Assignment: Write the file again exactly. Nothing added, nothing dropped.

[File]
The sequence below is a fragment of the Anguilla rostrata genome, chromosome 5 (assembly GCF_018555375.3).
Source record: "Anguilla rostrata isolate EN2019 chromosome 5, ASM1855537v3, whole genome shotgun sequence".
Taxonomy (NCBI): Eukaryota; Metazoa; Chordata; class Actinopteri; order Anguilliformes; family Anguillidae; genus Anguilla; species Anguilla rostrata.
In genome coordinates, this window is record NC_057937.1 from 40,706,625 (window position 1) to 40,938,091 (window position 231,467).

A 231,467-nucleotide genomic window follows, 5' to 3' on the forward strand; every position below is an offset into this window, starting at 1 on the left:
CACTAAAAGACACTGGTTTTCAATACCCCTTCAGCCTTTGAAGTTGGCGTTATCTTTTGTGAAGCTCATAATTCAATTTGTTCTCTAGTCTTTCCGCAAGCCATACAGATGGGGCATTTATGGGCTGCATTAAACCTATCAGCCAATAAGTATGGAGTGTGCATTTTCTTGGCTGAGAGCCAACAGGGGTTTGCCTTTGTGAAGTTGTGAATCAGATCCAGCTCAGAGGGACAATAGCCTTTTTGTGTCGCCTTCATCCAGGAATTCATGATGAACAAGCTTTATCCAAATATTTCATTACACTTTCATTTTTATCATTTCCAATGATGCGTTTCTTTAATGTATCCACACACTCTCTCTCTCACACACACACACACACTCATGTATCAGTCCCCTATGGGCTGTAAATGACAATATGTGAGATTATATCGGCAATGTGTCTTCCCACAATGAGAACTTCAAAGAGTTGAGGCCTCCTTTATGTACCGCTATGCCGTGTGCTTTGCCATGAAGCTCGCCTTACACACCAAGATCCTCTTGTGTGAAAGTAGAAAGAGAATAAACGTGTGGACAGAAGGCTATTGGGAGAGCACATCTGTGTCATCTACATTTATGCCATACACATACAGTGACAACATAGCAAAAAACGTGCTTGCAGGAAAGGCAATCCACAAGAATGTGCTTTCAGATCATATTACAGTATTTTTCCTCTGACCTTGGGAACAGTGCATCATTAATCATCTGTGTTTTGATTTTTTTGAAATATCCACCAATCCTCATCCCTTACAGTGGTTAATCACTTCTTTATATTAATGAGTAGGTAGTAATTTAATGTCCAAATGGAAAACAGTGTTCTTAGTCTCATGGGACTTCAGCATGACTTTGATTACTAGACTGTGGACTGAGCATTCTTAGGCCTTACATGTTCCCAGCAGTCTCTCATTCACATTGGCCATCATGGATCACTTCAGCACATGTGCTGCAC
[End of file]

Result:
The sequence below is a fragment of the Anguilla rostrata genome, chromosome 5 (assembly GCF_018555375.3).
Source record: "Anguilla rostrata isolate EN2019 chromosome 5, ASM1855537v3, whole genome shotgun sequence".
Taxonomy (NCBI): Eukaryota; Metazoa; Chordata; class Actinopteri; order Anguilliformes; family Anguillidae; genus Anguilla; species Anguilla rostrata.
In genome coordinates, this window is record NC_057937.1 from 40,706,625 (window position 1) to 40,938,091 (window position 231,467).

A 231,467-nucleotide genomic window follows, 5' to 3' on the forward strand; every position below is an offset into this window, starting at 1 on the left:
CACTAAAAGACACTGGTTTTCAATACCCCTTCAGCCTTTGAAGTTGGCGTTATCTTTTGTGAAGCTCATAATTCAATTTGTTCTCTAGTCTTTCCGCAAGCCATACAGATGGGGCATTTATGGGCTGCATTAAACCTATCAGCCAATAAGTATGGAGTGTGCATTTTCTTGGCTGAGAGCCAACAGGGGTTTGCCTTTGTGAAGTTGTGAATCAGATCCAGCTCAGAGGGACAATAGCCTTTTTGTGTCGCCTTCATCCAGGAATTCATGATGAACAAGCTTTATCCAAATATTTCATTACACTTTCATTTTTATCATTTCCAATGATGCGTTTCTTTAATGTATCCACACACTCTCTCTCTCACACACACACACACACTCATGTATCAGTCCCCTATGGGCTGTAAATGACAATATGTGAGATTATATCGGCAATGTGTCTTCCCACAATGAGAACTTCAAAGAGTTGAGGCCTCCTTTATGTACCGCTATGCCGTGTGCTTTGCCATGAAGCTCGCCTTACACACCAAGATCCTCTTGTGTGAAAGTAGAAAGAGAATAAACGTGTGGACAGAAGGCTATTGGGAGAGCACATCTGTGTCATCTACATTTATGCCATACACATACAGTGACAACATAGCAAAAAACGTGCTTGCAGGAAAGGCAATCCACAAGAATGTGCTTTCAGATCATATTACAGTATTTTTCCTCTGACCTTGGGAACAGTGCATCATTAATCATCTGTGTTTTGATTTTTTTGAAATATCCACCAATCCTCATCCCTTACAGTGGTTAATCACTTCTTTATATTAATGAGTAGGTAGTAATTTAATGTCCAAATGGAAAACAGTGTTCTTAGTCTCATGGGACTTCAGCATGACTTTGATTACTAGACTGTGGACTGAGCATTCTTAGGCCTTACATGTTCCCAGCAGTCTCTCATTCACATTGGCCATCATGGATCACTTCAGCACATGTGCTGCAC